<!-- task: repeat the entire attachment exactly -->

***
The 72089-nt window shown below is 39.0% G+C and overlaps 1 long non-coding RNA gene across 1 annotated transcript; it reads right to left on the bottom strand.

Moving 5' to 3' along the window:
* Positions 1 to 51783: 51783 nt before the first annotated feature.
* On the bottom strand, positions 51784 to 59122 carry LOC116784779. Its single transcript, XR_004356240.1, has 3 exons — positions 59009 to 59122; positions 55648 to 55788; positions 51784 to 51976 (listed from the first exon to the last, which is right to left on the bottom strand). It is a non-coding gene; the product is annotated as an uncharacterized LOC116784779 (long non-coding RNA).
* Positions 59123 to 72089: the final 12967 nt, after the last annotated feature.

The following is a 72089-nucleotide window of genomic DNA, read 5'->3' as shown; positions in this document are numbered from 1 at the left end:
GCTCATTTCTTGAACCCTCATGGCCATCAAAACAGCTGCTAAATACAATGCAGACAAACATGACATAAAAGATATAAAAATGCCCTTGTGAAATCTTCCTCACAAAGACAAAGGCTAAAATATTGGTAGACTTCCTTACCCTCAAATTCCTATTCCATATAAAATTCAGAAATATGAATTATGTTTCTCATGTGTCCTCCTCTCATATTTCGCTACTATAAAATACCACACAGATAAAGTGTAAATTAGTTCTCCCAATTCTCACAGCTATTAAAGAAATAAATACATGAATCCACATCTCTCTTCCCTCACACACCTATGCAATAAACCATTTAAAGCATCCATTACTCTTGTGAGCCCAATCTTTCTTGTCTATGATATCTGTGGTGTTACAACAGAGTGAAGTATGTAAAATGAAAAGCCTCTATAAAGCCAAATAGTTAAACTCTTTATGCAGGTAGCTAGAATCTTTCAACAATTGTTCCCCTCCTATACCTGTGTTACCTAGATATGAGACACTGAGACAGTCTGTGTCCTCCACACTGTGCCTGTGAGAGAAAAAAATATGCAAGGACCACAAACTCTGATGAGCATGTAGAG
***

The 72089-nt window shown below is 39.0% G+C and overlaps 1 long non-coding RNA gene across 1 annotated transcript; it reads right to left on the bottom strand.

Moving 5' to 3' along the window:
* Positions 1 to 51783: 51783 nt before the first annotated feature.
* On the bottom strand, positions 51784 to 59122 carry LOC116784779. Its single transcript, XR_004356240.1, has 3 exons — positions 59009 to 59122; positions 55648 to 55788; positions 51784 to 51976 (listed from the first exon to the last, which is right to left on the bottom strand). It is a non-coding gene; the product is annotated as an uncharacterized LOC116784779 (long non-coding RNA).
* Positions 59123 to 72089: the final 12967 nt, after the last annotated feature.

The following is a 72089-nucleotide window of genomic DNA, read 5'->3' as shown; positions in this document are numbered from 1 at the left end:
GCTCATTTCTTGAACCCTCATGGCCATCAAAACAGCTGCTAAATACAATGCAGACAAACATGACATAAAAGATATAAAAATGCCCTTGTGAAATCTTCCTCACAAAGACAAAGGCTAAAATATTGGTAGACTTCCTTACCCTCAAATTCCTATTCCATATAAAATTCAGAAATATGAATTATGTTTCTCATGTGTCCTCCTCTCATATTTCGCTACTATAAAATACCACACAGATAAAGTGTAAATTAGTTCTCCCAATTCTCACAGCTATTAAAGAAATAAATACATGAATCCACATCTCTCTTCCCTCACACACCTATGCAATAAACCATTTAAAGCATCCATTACTCTTGTGAGCCCAATCTTTCTTGTCTATGATATCTGTGGTGTTACAACAGAGTGAAGTATGTAAAATGAAAAGCCTCTATAAAGCCAAATAGTTAAACTCTTTATGCAGGTAGCTAGAATCTTTCAACAATTGTTCCCCTCCTATACCTGTGTTACCTAGATATGAGACACTGAGACAGTCTGTGTCCTCCACACTGTGCCTGTGAGAGAAAAAAATATGCAAGGACCACAAACTCTGATGAGCATGTAGAG